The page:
I recently spoke at the Graduate Institute in Geneva for the students of the Certificate in Advocacy in International Affairs – presenting a case study on Oxfam’s GROW campaign - drawing insights on global advocacy campaigns. My presentation is below:
Here is an interesting course from INTRAC on advocacy influence – online blended learning that can be taken from anywhere in the world:
“Is developing and implementing an advocacy strategy critical to success in your project or programme? Do your staff and partners need support to achieve your advocacy objectives? In this capacity building programme, you will have the opportunity to develop and troubleshoot the implementation of an advocacy strategy as well as build your knowledge and confidence.
This programme will give you the knowledge and skills to influence policy and practice in your own context. You will learn skills to help you plan and deliver an effective advocacy strategy; enhance your ability to lobby decision makers; and gain confidence in the ways in which you relate to different audiences. You will also have the skills to analyse power dynamics and choose your advocacy activities so they have maximum impact.”
For readers interested in campaign evaluation, Oxfam has just published a mid-point external evaluation report (pdf) of their GROW campaign – of which I was part of the evaluation team.
Often organisations will not make available publically their campaign evaluations – but Oxfam has a progressive policy on this so I’m happy to be able to share the report will all interested…
The GROW campaign set out in 2011 to tackle food justice and build a better food system. Challenging to evaluate, the GROW campaign is broad and diverse, operating at national, regional and international levels, across 4 thematic areas – land, investment in small-scale agriculture, climate change and food price volatility.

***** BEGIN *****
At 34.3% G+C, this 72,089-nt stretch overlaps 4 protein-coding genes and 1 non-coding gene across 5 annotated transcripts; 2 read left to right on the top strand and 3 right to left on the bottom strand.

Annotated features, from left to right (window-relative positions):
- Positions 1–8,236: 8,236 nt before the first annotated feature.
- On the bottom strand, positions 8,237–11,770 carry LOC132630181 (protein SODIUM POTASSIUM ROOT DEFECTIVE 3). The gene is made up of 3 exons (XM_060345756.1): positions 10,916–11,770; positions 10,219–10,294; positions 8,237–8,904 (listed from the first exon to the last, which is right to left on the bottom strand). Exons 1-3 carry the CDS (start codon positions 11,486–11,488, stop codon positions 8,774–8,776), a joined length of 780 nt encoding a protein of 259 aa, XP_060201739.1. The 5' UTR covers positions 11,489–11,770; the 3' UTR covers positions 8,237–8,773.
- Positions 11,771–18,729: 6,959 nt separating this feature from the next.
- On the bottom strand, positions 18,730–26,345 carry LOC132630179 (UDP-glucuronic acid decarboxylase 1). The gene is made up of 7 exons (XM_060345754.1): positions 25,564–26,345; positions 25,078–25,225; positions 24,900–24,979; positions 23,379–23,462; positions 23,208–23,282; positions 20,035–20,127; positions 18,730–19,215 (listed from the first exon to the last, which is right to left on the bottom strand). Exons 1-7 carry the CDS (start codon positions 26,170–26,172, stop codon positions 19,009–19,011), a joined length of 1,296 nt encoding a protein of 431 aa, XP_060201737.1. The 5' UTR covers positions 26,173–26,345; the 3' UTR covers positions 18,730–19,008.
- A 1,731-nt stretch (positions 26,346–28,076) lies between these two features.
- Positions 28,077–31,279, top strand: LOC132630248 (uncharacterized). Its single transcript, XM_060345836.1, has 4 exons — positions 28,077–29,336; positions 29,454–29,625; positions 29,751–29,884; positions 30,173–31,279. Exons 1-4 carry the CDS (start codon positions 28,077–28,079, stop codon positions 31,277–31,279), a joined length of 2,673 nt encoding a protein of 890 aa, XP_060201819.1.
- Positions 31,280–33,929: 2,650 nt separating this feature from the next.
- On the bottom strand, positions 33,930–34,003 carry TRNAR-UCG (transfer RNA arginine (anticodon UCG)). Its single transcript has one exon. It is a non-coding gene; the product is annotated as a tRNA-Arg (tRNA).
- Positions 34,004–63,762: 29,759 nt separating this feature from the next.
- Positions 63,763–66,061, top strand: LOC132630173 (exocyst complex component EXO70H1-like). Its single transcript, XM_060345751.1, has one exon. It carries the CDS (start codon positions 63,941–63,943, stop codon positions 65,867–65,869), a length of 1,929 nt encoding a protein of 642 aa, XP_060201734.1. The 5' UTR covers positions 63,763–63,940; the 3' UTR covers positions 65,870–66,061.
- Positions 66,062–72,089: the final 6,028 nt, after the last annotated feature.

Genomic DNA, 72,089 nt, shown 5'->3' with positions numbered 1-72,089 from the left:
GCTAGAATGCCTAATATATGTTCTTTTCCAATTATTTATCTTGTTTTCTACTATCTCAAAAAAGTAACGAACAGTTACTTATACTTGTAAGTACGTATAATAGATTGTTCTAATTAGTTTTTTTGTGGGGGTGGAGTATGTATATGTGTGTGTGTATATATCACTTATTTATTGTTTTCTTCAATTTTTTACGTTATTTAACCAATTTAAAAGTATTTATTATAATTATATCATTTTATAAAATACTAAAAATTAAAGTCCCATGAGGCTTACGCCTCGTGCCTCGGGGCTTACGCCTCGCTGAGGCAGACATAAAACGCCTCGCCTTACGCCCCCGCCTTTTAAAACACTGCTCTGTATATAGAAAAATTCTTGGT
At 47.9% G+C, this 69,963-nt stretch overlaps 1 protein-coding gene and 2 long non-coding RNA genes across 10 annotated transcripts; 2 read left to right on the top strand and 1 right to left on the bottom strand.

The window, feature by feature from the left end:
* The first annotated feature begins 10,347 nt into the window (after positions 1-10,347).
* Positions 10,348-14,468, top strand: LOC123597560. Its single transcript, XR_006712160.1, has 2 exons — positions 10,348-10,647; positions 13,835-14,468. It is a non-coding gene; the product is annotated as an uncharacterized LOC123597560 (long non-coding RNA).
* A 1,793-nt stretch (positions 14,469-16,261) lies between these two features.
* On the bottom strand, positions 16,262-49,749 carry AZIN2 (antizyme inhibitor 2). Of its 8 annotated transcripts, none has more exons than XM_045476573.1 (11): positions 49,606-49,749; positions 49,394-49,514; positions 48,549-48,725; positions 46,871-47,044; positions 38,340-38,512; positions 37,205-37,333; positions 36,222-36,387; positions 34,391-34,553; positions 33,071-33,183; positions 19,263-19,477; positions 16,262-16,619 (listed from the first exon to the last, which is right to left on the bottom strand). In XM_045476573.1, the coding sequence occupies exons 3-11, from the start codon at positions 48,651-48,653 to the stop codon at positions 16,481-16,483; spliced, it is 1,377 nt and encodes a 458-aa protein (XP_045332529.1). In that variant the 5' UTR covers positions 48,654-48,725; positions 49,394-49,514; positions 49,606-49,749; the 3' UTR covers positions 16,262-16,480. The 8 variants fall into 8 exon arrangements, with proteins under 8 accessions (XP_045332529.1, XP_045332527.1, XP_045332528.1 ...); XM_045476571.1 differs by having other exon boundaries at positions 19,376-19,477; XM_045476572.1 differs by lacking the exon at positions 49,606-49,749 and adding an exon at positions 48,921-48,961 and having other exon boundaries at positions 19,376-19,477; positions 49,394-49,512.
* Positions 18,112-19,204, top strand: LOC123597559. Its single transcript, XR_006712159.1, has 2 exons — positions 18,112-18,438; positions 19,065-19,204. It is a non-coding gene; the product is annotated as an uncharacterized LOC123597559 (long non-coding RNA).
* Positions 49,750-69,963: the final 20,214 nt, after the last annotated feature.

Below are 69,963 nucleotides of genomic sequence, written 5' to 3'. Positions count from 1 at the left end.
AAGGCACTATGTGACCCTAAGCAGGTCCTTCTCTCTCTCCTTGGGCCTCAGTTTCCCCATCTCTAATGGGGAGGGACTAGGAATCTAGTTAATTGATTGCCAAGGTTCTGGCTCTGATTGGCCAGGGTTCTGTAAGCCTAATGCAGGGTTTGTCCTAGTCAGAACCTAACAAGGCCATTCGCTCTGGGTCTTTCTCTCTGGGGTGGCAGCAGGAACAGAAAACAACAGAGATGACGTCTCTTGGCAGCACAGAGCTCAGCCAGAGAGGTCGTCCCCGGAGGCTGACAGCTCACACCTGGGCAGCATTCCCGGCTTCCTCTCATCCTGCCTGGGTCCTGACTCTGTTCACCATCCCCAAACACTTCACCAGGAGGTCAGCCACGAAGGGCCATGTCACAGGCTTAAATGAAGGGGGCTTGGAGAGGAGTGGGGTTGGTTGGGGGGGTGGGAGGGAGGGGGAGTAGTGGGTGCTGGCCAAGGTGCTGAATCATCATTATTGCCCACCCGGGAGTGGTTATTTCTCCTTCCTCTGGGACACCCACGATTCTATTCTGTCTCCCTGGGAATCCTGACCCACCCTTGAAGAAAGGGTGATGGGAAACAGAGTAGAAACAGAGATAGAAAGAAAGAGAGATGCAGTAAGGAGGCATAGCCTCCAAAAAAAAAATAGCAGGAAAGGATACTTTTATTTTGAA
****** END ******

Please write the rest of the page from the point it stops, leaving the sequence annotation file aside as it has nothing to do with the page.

In our evaluation report we look at the initial Theory of Change and endeavour to track the changes seen over the first two years and the possible intervening factors, positive and negative, using a variety of methods including five case studies (found at the end of the report).
As the campaign had a broad set of activities at a range of levels, the challenge for the evaluation team was to capture all significant changes seen to date and draw out learnings for the future.
Oxfam has also produced a summary infographic that you can view below.
Here is an interesting two day training course on advocacy evaluation taking place in London in May, September & November 2014:
“Over two days this new course takes participants on a journey through the advocacy evaluation landscape. The course begins by highlighting the unique challenges faced in advocacy evaluation, supporting participants to understand which approaches, methods and tools will work best for their contexts and in assessing the impact of their work. Participants will be given a useful monitoring and evaluation framework to help design their evaluation plans, and through group work, have the opportunity to experiment with a range of unique advocacy data collection tools”
Registration is now open for the workshop on Evaluating Complex Interventions in Complex Environments – June 5 to 6, 2014.
The workshop will be run by Professor Patricia Rogers and will take place in Berne at the Federal Office of Personnel, Eigerstrasse 71.
Fees for the 2-day workshop are CHF650.00 for SEVAL members and CHF700.00 for non members, exclusive of travel and meals. Registration is now open online at:
I’ve written previously about the Likert scale and using it in surveys. On one point, I discussed whether the response options should be displayed positive to negative or negative to positive – the image below is negative (‘strongly disagree’) to positive (‘strongly agree’).
I’ve recently come across two articles (listed below) where they have researched this issue – and they have found that the place of the response option does matter. In summary, they found that the items placed on the left hand side gets more people selecting them than those on the right. They also found that when using vertical lists, the first items are more selected than others further down the list.
So what is the solution? One option I see is that many survey software offer the possibility when creating questions for the response options to be “flipped” – that is, some people will see them negative to positive and others will see them positive to negative. It also makes sense to vary the response order in long surveys, particularly when using same or similar scales – to avoid respondents suffering from “survey fatigue”.